iEmpathize raises awareness of human trafficking

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Students sit on mattresses in Bosco Plaza to raise awareness of sex trafficking.

Advocates from iEmpathize, a national nonprofit organization against human trafficking, is visiting K-State this week. Throughout their stay the group is hosting several on-campus events in hopes of raising awareness and funds for the campaign against human trafficking. An undoubtedly noticeable awareness effort has been the mattresses scattered across Bosco Student Plaza. These grungy mattresses, with spray painted statements about trafficking, are reminders of the truth that human trafficking is happening across the United States – and that Kansas is not immune to the issue. According to iEngage representative Mark Brende, a cross-country rescue operation led by the FBI last month rescued nine victims in Kansas City.

Yesterday, iEmpathize used the dilapidated mattresses for a “silent mattress sit.” In the sit out, students from K-State stationed themselves on the mattresses in Bosco Plaza and held cardboard signs with phrases like, “LGTB empathizes” and “athletes empathize,” written in black marker.

The group also provided a guided empathy tour in the K-State Student Union Grand Ballroom. Attendees were led to different displays representing different countries, starting in Cambodia and ending in the United States. The tour, led by an iEmpathize member, showed stories and artifacts from victims, survivors and witnesses of human trafficking.

The iEmpathize tour guides told a story about a K-State student who had been raped in Manhattan her freshman year after being coaxed into a man’s vehicle. They also shared stories from their own human trafficking experiences. During his tour, Brende shared his firsthand encounter when he and a friend were headed to a taco stand and ran into a group of young men “sharing” a roughly 13-year old girl on the streets of Mexico. Brende was horrified when his Mexican friend tried to calm him with the explanation, “It’s cultural.”

It is stories like this that inspire iEmpathize members to take action. iEmpathize’s campaign serves many purposes: It fights for anti-human trafficking legislation, educates children, helps survivors and raises awareness.

“In the past year and a half we’ve seen 1,000 human traffickers be arrested. We’ve seen over 100 behind bars, we’ve seen hundreds of kids be rescued,” Brande said. “A lot of those kids have had really radical restorations, reunions with their parents and we’ve really been able to be a part of that which is exciting for us but we realize it’s not enough because to end this, we have to go extreme. We have to stop it before it starts.”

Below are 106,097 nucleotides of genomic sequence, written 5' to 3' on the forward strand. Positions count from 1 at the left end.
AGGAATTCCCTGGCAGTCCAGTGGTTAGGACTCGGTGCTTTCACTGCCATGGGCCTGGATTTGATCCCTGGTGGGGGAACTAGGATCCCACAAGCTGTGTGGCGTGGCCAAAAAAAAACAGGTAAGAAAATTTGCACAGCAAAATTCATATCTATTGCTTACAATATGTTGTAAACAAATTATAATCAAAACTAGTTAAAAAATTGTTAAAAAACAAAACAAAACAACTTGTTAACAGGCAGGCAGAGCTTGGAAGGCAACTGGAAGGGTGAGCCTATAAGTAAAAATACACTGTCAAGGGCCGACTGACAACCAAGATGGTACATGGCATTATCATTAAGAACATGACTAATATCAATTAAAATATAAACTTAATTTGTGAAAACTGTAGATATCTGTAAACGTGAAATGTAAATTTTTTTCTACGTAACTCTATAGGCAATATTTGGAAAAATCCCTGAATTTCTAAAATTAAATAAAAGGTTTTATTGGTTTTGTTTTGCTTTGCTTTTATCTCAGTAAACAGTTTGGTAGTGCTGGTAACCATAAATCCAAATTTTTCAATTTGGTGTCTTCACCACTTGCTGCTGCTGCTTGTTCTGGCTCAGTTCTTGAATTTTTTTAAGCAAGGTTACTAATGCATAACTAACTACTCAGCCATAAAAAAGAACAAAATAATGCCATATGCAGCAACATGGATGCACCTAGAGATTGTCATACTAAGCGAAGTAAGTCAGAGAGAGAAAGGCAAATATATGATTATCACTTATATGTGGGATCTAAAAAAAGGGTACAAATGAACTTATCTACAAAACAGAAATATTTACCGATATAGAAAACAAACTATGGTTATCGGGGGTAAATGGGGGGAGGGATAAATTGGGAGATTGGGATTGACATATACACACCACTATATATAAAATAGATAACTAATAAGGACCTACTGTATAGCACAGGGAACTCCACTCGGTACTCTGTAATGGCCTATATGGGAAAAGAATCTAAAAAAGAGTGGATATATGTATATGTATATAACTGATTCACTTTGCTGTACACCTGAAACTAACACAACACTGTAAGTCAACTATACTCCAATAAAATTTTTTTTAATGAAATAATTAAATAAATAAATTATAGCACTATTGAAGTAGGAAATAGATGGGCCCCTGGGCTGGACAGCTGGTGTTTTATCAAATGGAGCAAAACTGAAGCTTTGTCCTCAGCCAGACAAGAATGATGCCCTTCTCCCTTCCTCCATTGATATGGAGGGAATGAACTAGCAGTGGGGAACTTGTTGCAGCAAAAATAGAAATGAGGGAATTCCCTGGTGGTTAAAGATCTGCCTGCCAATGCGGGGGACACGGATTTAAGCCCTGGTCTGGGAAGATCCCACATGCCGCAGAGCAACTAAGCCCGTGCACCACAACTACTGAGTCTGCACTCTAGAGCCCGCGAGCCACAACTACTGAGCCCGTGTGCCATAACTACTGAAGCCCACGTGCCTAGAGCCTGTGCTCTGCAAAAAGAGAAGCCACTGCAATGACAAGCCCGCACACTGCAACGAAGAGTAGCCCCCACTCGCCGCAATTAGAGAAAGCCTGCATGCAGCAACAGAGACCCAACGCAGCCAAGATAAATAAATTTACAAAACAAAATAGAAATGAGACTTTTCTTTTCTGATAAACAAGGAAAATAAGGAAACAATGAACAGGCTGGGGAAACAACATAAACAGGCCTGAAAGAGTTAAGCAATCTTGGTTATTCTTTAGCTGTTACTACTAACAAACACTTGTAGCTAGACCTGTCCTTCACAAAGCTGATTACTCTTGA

Along with working with the Mexican government, Brende said iEmpathize will be teaming up with survivor and ultra runner, Norma Bastidas, in March 2014 as she attempts to complete the world’s largest triathlon. Bastidas will be running, swimming and biking from Mexico City to Washington D.C. with planned stops at attorney generals’ offices on her way to push for more governmental action to stop human trafficking.

The idea that human trafficking is in close proximity in the Midwest was a completely new idea to some students, and many say this encouraged them to think about personal safety.

“It’s the kind of thing people don’t know about; it’s detached from my life,” Xiaoyan Qin, senior in psychology, said. “I think people should learn something to protect themselves.”

That is exactly iEmpathize’s goal, to inform the public that this is an issue within proximity to them. iEmpathize is also working to educate young people across the globe.

Helen Van Dam, event and communications coordinator for iEmpathize, said that current donations are going towards curriculum for middle and high school children. iEmpathize is taking donations all week, but it is not the only way for students to become involved.

“A great way to get involved is to share the films with their friends and family and tell them about the issue,” Van Dam said. “Especially if they know anyone in law enforcement [or] in the trucking community, they’re the eyes and ears out on the streets.”

Van Dam also said that mentoring has proven to be a way to help reduce human trafficking victims. Van Dam said that just being a positive influence for a child substantially reduces their risk of being trafficked because traffickers prey on children’s loneliness. What it comes down to at iEmpathize is putting yourself in the position of trafficking victims.

“Most people don’t recognize or realize our efforts can help save so many lives,” Lei Cao, senior in finance, said. “This is good, to educate us [on] how to make the world more beautiful.”

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